Presentations: What Will People Think of Me?

I used to get nervous before a presentation. I know the symptoms all too well – the choking feeling in my throat, the trembling in my hands and voice and feeling nauseous before stepping up onto the podium! WHY do we become afraid, jittery and nervous?

It is simply this: We are all concerned to a greater or lesser degree, about what people will think of us.

From prehistoric days, cavemen and women have sat around a fire or rock, chatting and socializing, much as we do today around a table. But it becomes a whole new ball game when we have to stand up and talk to others formally. That’s historically reserved for the tribe leader (who only found it easy to do through experience among other things). The risk of messing up” and “losing face” has always loomed large.

If its any comfort, the reality is that nearly 100% of presenters experience anxiety before going live. Another reality check is that when you attend a presentation, either by choice or requirement, few if any people want you to make a total idiot of yourself so that they can sit back and snigger! Most people are like you and me – we want the best for one another.

So how can this fear be overcome?

Well firstly, remember this: People in your audience would rather give positive feedback rather than negative. They’re on your side.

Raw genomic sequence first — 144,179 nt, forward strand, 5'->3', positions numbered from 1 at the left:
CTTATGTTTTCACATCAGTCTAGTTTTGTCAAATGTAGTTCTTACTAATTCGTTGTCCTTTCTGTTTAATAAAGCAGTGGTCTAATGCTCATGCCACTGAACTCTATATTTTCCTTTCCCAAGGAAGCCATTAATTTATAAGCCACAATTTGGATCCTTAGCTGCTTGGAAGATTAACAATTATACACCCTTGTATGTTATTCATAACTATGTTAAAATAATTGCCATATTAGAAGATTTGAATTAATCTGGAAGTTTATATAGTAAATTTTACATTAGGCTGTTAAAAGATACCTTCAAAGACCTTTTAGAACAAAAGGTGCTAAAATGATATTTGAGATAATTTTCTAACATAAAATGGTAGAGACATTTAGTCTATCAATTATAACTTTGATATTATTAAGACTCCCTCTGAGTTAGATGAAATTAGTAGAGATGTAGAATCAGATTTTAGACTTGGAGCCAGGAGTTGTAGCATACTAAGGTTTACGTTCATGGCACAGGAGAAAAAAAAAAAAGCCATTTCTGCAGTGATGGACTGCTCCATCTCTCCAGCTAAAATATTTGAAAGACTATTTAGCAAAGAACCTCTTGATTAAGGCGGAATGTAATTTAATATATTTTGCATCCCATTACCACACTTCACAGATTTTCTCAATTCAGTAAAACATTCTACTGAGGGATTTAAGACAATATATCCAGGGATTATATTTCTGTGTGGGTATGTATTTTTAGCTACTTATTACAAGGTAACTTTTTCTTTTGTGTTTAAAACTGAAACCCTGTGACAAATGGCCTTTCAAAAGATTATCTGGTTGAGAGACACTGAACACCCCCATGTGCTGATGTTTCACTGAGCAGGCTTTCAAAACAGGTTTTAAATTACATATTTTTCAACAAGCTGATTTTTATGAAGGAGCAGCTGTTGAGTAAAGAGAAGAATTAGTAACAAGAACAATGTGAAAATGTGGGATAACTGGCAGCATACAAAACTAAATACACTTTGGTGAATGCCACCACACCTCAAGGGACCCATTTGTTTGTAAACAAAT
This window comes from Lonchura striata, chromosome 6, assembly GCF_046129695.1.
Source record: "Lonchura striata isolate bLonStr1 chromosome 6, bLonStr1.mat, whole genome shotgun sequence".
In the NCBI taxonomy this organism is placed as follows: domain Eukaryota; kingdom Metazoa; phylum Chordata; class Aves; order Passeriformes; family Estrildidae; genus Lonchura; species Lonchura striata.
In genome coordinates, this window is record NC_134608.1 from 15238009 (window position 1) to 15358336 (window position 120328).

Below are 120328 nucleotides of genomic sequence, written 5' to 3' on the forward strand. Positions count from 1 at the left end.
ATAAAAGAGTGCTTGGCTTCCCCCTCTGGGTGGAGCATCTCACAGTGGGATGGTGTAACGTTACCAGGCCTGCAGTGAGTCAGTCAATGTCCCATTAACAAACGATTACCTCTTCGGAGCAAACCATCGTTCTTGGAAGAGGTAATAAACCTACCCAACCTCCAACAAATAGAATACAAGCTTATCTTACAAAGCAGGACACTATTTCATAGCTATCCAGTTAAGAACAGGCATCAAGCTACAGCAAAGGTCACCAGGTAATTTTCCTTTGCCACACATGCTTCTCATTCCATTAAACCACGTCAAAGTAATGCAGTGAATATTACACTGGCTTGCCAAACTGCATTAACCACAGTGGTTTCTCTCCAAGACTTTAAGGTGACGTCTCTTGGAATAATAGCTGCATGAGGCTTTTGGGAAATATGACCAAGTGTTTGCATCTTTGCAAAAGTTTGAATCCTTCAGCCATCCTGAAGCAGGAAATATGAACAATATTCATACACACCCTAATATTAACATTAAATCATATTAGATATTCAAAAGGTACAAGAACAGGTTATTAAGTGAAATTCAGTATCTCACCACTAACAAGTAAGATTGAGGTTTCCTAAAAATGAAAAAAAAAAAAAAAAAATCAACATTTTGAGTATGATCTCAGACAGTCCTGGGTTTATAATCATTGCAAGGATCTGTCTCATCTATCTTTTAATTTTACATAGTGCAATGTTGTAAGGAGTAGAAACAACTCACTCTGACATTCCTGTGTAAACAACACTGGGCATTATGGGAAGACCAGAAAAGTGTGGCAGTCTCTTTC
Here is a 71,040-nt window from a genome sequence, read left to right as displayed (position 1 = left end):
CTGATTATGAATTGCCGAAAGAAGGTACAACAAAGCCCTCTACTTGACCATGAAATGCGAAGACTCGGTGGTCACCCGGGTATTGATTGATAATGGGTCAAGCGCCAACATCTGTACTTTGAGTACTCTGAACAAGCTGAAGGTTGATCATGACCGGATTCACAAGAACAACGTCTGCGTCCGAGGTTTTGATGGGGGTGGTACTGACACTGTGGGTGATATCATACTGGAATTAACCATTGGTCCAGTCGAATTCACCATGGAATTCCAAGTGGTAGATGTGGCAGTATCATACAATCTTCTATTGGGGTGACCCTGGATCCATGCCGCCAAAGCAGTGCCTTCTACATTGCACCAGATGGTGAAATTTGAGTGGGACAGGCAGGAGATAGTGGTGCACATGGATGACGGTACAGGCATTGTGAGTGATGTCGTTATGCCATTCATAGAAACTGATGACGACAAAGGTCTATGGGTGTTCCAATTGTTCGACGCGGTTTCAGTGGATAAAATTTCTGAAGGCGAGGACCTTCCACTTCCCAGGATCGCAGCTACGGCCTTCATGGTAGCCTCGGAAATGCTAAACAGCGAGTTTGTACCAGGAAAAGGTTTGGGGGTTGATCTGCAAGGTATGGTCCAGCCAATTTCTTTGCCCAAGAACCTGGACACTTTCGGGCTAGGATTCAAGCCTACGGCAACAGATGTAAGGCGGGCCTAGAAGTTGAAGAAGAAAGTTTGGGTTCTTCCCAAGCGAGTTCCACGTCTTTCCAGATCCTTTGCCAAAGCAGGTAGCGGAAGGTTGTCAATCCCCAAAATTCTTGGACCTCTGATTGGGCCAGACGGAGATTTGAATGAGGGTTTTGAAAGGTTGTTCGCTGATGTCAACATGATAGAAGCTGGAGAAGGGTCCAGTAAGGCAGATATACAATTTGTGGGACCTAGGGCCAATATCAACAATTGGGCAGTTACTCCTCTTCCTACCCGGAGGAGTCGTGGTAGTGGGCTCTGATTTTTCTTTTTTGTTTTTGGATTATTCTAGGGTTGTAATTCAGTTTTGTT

Secondly, you must accept that not everyone will like everything you say or do, and that’s okay. Extensive research of speakers, trainers and presenters indicates that consistent ratings of over 96 percent are rare and 97 percent unheard of. You are thereby released from the burden of having to be perfect.

And finally, if a presentation does bomb, and you don’t get the business approval you want, remember that there’ll be another day, another audience, and another presentation. People quickly get over you and move on, so do the same – but not without learning from the experience and applying what you’ve learnt to your next presentation.

So next time you find yourself staring at a group of people, with a knot in your stomach, or a gulp in your throat, just remember you’re only human. You’re learning and your fears can be overcome. The people staring back at you are on your side, and want you to succeed as you present to them. Take a deep breath and focus on the audience members. Channel your energy into getting your point across effectively, and give your listeners a powerful experience. You CAN present with confidence!